What is this nerdy graph?
This is what a deep rotation looks like. Despite the failings of Chien-Ming Wang, the Yanks’ staff still looks strong. A day after A.J. Burnett flirted with a no-hitter, Andy Pettitte gave the Yankees another strong and deep start, going 7.1 innings in a 4-3 victory. That gives the Yanks another series victory, and their first against an AL East rival.
Like Burnett last night, Pettitte to be in control the whole game except for one inning. Mark Teixeira and Derek Jeter bailed him with a 5-3-6 double play (so nice to have a first baseman who can throw a ball), but a single to Akinori Iwamura followed by back to back doubles from B.J. Upton and Carl Crawford put the Rays up 2-0. The inning only ended when Robinson Cano made what John Sterling termed a “circus catch” behind first base.
He cruised the rest of the way — save for a fourth-inning Carlos Pena home run — retiring 22 Rays on 96 pitches. This was another case of the win stat skewing the actual results. The Yankees won the game; Andy Pettitte was the starting pitcher and pitched well. Yet his efforts go unappreciated in the win column. That honor goes to Brian Bruney, who struck out B.J. Upton and Carl Crawford for the second night in a row. He has now struck out the last five batters he’s faced, and none of them has stood a chance. It’s early, but it’s hard not to like Bruney right now.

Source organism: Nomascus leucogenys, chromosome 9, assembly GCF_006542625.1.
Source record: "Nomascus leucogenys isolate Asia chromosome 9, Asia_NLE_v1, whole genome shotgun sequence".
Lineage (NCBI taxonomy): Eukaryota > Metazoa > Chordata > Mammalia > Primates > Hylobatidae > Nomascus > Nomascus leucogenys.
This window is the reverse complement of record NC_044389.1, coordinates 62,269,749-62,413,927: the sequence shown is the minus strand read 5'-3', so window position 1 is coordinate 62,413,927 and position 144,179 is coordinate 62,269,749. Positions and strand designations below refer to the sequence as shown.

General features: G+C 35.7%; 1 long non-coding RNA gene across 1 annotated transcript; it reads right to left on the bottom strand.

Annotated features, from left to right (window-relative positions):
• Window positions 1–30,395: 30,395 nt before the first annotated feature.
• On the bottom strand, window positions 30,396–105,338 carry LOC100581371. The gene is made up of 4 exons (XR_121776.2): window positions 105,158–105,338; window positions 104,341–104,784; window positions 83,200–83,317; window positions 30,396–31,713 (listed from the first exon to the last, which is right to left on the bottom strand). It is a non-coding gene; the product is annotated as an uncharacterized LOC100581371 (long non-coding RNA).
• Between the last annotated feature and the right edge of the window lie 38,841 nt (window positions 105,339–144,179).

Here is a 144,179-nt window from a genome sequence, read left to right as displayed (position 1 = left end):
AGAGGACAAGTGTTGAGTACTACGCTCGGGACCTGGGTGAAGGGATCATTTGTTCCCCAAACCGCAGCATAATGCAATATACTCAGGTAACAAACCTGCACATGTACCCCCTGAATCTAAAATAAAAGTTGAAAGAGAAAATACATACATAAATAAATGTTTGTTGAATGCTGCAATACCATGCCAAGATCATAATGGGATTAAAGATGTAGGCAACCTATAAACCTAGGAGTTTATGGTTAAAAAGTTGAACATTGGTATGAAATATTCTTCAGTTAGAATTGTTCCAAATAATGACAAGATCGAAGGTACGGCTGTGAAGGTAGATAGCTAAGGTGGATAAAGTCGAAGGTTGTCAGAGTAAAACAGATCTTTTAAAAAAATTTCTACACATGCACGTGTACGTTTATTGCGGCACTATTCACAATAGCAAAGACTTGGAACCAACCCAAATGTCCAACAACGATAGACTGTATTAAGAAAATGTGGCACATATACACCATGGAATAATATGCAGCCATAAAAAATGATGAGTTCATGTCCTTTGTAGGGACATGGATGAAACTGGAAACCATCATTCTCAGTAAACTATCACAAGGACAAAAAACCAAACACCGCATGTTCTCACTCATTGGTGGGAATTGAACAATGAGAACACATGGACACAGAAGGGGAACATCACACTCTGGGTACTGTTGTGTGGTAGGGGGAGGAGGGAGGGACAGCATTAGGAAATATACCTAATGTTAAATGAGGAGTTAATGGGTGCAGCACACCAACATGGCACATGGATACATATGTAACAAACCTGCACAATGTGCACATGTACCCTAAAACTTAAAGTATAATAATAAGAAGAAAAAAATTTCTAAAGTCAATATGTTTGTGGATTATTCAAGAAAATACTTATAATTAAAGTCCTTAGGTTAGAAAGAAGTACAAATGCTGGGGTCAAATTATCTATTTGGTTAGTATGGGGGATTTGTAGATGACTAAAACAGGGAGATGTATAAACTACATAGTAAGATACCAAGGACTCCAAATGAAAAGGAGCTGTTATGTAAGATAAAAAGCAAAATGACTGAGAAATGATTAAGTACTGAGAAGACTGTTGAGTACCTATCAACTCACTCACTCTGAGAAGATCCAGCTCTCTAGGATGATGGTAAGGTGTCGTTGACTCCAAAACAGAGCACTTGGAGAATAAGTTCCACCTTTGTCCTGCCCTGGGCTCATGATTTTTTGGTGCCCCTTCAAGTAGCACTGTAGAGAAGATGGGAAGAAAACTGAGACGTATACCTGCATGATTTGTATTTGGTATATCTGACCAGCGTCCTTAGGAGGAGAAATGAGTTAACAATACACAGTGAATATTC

Like last night, this game was a throwback for the Yankees. Robinson Cano supplied some power with a two-run shot to tie it in the top of the fourth, but the Yanks fell behind heading into the later innings. Then in the eighth and ninth innings, Derek Jeter came through. He doubled to lead off the eighth and scored when Johnny Damon followed suit. Then in the ninth he drove in Cody Ransom with an RBI single, putting the Yanks on top for good. It goes to show how early-season performance is nothing to sweat, especially with proven vets. Jeter was 1 for his last 20 heading into last night, but is now 5 of his last 10 with a double, a homer, and four RBI.
Capping off the throwback was Mariano Rivera, who made quick work of the Rays, retiring their final three hitters on eight pitches. I’ve seen Mo pitch so well so consistently over the past fourteen years that even without seeing the game (I caught the end on the radio) I could picture what it looked like. Mike added the only color commentary I needed: “I love watching Mo pitch. Catcher doesn’t even have to move his glove.” Perfect.
The Yanks recovered from an embarrassing situation and took an early series from one of their two tough rivals. They’ll head to their new home with a winning record. Here’s to hoping they don’t see the other side of .500 the rest of the season. The game is supposed to start at 1:08, but from the looks of it that doesn’t appear likely. For starters, they expect to introduce 46 former Yankees in nine minutes. They do this for Old Timers’ game every year, they did it for the All Star game, and then again at the final Old Stadium game. It’s never come close to nine minutes in length. In any case, it’s CC Sabathia against Cliff Lee, and it’s the start of the New Stadium.